Social TV Firms Come Up With Different Hits
In the clichéd data-is-the-new-oil era, there’s lots of wildcatting going on in search of the most valuable sources to evaluate social conversation around TV shows and advertising. It’s quite a pursuit, surely filled with as much inexact science -- but also financial potential -- as prospecting for black gold.
Analytics firms working in the social TV space continue to market their methods, each with a secret sauce. The proprietary mix can vary in terms of sources mined; breadth of terms picked up; length of time used in searching; and other factors.
The results between research conducted by the likes of Bluefin Labs, General Sentiment and Trendrr can vary dramatically. Perhaps the only commonality among their methods is each unsurprisingly relies on Twitter and Facebook.
After that, some use TV “check-in” sites like GetGlue, while General Sentiment calls on online news outlets and Trendrr has an affection for influencer outlets such as Kred and Klout.
“They (offer) three distinct representations of this broad concept,” said Philip Napoli, a professor at the Fordham Graduate School of Business, who studies media measurement.
There’s at least one major advantage to the deviations in the data. Ad agencies might tout the results showing their work is generating the most positive conversation to clients. Networks can spin conversation volume into an indication of engagement to advertisers.
Data presented Thursday at a gathering of the MPG Collaborative Alliance offers one very unsurprising upshot: the correlation between the most watched shows and those generating the most social TV activity is flimsy. An arm of the Alliance gathered data from a random week -- March 5-11 -- seeking to evaluate the relationship between ratings and conversation.
Also, to get a sense how different the tracking results might be between Bluefin, General Sentiment and Trendrr. The answer on that one is quite a bit. (To be sure, the data is only a one-week snapshot and the variations may be less volatile over a longer term.)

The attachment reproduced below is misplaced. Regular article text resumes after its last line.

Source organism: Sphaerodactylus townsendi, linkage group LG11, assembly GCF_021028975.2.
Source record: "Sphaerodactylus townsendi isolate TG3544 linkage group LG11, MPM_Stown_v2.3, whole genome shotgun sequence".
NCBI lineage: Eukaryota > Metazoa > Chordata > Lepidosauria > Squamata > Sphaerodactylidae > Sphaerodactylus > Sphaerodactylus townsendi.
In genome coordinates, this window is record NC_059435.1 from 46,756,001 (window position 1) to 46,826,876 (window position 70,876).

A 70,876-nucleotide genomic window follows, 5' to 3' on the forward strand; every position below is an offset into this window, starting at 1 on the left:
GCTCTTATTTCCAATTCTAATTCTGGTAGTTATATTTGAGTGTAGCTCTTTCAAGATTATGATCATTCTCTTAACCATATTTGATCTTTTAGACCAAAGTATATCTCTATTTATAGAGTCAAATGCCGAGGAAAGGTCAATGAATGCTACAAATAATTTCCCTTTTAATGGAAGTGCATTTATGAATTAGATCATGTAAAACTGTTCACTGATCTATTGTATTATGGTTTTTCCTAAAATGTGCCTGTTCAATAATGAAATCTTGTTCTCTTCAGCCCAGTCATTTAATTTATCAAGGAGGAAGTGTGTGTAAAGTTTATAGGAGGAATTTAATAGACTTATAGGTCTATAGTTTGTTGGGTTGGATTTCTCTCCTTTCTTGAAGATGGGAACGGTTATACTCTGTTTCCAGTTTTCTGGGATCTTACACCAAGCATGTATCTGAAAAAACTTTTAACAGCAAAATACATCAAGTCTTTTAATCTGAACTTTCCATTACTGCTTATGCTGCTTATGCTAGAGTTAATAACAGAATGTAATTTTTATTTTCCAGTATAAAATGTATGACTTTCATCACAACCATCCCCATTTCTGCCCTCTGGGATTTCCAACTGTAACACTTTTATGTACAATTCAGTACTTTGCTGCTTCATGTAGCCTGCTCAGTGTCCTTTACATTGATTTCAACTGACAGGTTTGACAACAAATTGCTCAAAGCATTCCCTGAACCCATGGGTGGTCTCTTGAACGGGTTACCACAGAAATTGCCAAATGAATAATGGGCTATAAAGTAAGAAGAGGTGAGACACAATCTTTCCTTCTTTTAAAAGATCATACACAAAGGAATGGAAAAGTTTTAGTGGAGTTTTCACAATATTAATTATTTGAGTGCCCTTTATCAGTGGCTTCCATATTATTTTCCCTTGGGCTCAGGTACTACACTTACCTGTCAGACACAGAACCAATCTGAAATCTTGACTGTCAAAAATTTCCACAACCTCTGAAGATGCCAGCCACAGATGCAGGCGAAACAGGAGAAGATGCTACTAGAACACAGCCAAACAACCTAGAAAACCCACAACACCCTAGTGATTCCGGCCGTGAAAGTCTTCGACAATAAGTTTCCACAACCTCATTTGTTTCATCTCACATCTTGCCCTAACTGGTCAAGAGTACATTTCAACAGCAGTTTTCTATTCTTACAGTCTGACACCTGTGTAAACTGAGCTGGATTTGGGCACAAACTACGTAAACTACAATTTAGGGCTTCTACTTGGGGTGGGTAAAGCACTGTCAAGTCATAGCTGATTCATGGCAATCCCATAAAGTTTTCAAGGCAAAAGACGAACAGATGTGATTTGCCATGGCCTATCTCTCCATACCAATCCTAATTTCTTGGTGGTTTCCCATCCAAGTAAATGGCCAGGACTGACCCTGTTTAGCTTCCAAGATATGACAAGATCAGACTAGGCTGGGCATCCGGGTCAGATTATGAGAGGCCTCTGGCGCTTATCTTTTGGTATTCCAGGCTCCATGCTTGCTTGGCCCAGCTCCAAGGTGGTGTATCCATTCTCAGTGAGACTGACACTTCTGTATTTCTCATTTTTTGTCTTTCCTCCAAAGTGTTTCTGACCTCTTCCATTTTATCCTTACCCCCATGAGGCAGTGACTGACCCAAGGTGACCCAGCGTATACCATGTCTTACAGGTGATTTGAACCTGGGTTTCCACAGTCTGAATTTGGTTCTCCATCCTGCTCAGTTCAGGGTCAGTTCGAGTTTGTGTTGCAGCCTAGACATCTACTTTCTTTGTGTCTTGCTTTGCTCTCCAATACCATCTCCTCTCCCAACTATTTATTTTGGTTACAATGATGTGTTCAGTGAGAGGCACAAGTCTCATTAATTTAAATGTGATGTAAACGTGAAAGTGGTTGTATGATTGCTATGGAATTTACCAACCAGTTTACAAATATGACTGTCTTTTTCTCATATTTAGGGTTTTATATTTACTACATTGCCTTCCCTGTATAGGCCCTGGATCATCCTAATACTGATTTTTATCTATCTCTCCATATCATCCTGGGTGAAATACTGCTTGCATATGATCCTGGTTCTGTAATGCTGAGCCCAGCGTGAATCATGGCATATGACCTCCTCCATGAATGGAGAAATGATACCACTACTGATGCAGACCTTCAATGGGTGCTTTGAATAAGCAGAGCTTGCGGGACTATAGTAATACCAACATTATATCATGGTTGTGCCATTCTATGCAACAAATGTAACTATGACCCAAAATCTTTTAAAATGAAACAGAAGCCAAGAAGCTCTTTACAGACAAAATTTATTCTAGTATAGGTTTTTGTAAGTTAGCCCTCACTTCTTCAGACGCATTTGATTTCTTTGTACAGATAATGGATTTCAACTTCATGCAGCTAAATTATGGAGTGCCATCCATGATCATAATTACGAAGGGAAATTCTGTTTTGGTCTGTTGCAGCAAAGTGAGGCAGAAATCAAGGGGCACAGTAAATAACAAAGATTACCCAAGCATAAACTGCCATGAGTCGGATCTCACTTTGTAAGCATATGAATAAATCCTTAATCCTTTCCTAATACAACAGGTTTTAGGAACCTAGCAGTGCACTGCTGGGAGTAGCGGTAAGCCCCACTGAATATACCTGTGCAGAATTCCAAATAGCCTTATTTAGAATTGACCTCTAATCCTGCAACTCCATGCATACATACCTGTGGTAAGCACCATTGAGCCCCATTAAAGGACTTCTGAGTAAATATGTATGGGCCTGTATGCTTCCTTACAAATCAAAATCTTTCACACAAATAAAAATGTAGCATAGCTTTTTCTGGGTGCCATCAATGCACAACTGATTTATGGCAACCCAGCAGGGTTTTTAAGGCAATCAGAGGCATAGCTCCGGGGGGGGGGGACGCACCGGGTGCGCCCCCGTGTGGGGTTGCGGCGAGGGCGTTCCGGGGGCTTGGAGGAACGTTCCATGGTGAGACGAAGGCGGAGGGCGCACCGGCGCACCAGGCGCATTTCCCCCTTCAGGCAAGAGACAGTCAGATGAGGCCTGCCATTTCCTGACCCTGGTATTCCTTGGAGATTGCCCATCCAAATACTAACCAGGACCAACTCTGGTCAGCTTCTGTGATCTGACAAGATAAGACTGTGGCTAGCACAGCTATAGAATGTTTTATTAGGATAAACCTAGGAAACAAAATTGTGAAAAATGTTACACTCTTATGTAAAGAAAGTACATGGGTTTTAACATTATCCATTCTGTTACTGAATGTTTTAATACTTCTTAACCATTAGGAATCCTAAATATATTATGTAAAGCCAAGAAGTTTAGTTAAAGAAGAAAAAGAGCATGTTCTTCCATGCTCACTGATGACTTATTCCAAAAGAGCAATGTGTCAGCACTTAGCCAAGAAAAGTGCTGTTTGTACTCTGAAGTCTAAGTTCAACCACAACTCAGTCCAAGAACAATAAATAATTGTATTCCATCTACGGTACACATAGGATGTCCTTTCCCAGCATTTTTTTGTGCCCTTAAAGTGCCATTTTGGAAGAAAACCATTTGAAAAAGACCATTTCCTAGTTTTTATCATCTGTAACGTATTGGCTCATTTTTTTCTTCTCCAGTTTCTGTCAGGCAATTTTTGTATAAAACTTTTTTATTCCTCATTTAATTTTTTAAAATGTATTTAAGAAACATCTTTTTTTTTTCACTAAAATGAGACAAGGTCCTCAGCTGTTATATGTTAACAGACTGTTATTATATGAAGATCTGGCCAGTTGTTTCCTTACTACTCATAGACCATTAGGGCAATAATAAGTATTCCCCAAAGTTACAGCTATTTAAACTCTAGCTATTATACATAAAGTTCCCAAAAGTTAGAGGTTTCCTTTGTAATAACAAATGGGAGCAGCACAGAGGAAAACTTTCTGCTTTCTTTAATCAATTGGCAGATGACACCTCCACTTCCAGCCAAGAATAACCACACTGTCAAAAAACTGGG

Looking at the top-10 shows in household impressions, only two finished in the top 10 for social TV activity in rankings by all three firms -- Bluefin, General Sentiment and Trendrr.
The common pair were NBC’s “The Voice” and Fox’s “American Idol.” Three other shows with lesser ratings also finished near the top among the three firms: MTV’s “Jersey Shore,” ABC Family’s “Pretty Little Liars” and AMC’s “Walking Dead.”
Beyond that, there's a tapestry that can lead to endless conclusions. Oxygen’s “Bad Girls Club” appeared in Bluefin’s top 10, but wasn’t among the leaders for General Sentiment or Trendrr. TLC’s “My Crazy Obsession” was third on Trendrr’s list, but didn’t rate in the other top-10s.
(A sign how much ratings can divert from social TV conversation? “My Crazy Obsession” -- the Trendrr social TV buzz machine -- finished 852nd by one Nielsen metric for 12-to-34 year-olds during the week of the study.)
The CW’s “Gossip Girl,” which can generate lots of conversation among some young women, finished fifth on General Sentiment’s list in social TV activity and didn’t crack the top 10 in the other two.
The same goes for the much-hyped “GCB” on ABC, which was once known as “Good Christian Bitches” and premiered the night before the Alliance data collection began. Only General Sentiment had it near the top.
A sign of just how different the social TV measurement methods might be from firm to firm? Male-oriented “Family Guy” and “South Park” were in Trendrr’s top 10, but nowhere to be found in the other two rundowns.
That was also the case for a third animated series, “The Simpsons.” That show has done well with Nielsen for decades and apparently is now a Twitter-type hit – at least according to one measurement firm.